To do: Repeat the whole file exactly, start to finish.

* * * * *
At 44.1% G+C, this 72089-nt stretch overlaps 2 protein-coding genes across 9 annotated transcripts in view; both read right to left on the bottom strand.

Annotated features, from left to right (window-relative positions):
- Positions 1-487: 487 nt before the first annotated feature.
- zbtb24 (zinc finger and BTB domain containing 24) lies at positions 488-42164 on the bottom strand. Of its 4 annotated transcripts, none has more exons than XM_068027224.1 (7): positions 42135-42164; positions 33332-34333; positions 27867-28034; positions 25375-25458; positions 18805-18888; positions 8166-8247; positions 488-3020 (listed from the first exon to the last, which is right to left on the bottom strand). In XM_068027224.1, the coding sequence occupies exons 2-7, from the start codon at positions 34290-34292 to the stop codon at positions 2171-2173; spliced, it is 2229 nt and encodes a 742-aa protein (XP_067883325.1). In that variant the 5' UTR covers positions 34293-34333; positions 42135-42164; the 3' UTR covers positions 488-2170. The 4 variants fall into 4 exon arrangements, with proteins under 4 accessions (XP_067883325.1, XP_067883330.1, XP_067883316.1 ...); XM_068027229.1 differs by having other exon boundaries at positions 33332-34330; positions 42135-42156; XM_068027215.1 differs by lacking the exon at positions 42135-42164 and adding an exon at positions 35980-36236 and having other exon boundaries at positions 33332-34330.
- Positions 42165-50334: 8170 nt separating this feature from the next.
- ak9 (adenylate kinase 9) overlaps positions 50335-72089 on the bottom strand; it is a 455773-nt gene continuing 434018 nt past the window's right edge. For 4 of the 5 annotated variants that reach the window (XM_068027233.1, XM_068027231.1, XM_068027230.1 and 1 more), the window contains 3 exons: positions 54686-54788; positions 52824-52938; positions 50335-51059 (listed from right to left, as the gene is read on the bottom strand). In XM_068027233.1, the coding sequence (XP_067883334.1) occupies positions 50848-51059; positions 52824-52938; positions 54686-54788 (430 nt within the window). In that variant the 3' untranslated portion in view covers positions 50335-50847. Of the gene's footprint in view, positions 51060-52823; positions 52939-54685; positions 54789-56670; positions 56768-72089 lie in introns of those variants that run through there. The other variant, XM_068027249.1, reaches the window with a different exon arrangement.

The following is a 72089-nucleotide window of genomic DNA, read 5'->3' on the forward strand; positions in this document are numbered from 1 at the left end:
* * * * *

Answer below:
At 44.1% G+C, this 72089-nt stretch overlaps 2 protein-coding genes across 9 annotated transcripts in view; both read right to left on the bottom strand.

Annotated features, from left to right (window-relative positions):
- Positions 1-487: 487 nt before the first annotated feature.
- zbtb24 (zinc finger and BTB domain containing 24) lies at positions 488-42164 on the bottom strand. Of its 4 annotated transcripts, none has more exons than XM_068027224.1 (7): positions 42135-42164; positions 33332-34333; positions 27867-28034; positions 25375-25458; positions 18805-18888; positions 8166-8247; positions 488-3020 (listed from the first exon to the last, which is right to left on the bottom strand). In XM_068027224.1, the coding sequence occupies exons 2-7, from the start codon at positions 34290-34292 to the stop codon at positions 2171-2173; spliced, it is 2229 nt and encodes a 742-aa protein (XP_067883325.1). In that variant the 5' UTR covers positions 34293-34333; positions 42135-42164; the 3' UTR covers positions 488-2170. The 4 variants fall into 4 exon arrangements, with proteins under 4 accessions (XP_067883325.1, XP_067883330.1, XP_067883316.1 ...); XM_068027229.1 differs by having other exon boundaries at positions 33332-34330; positions 42135-42156; XM_068027215.1 differs by lacking the exon at positions 42135-42164 and adding an exon at positions 35980-36236 and having other exon boundaries at positions 33332-34330.
- Positions 42165-50334: 8170 nt separating this feature from the next.
- ak9 (adenylate kinase 9) overlaps positions 50335-72089 on the bottom strand; it is a 455773-nt gene continuing 434018 nt past the window's right edge. For 4 of the 5 annotated variants that reach the window (XM_068027233.1, XM_068027231.1, XM_068027230.1 and 1 more), the window contains 3 exons: positions 54686-54788; positions 52824-52938; positions 50335-51059 (listed from right to left, as the gene is read on the bottom strand). In XM_068027233.1, the coding sequence (XP_067883334.1) occupies positions 50848-51059; positions 52824-52938; positions 54686-54788 (430 nt within the window). In that variant the 3' untranslated portion in view covers positions 50335-50847. Of the gene's footprint in view, positions 51060-52823; positions 52939-54685; positions 54789-56670; positions 56768-72089 lie in introns of those variants that run through there. The other variant, XM_068027249.1, reaches the window with a different exon arrangement.

The following is a 72089-nucleotide window of genomic DNA, read 5'->3' on the forward strand; positions in this document are numbered from 1 at the left end: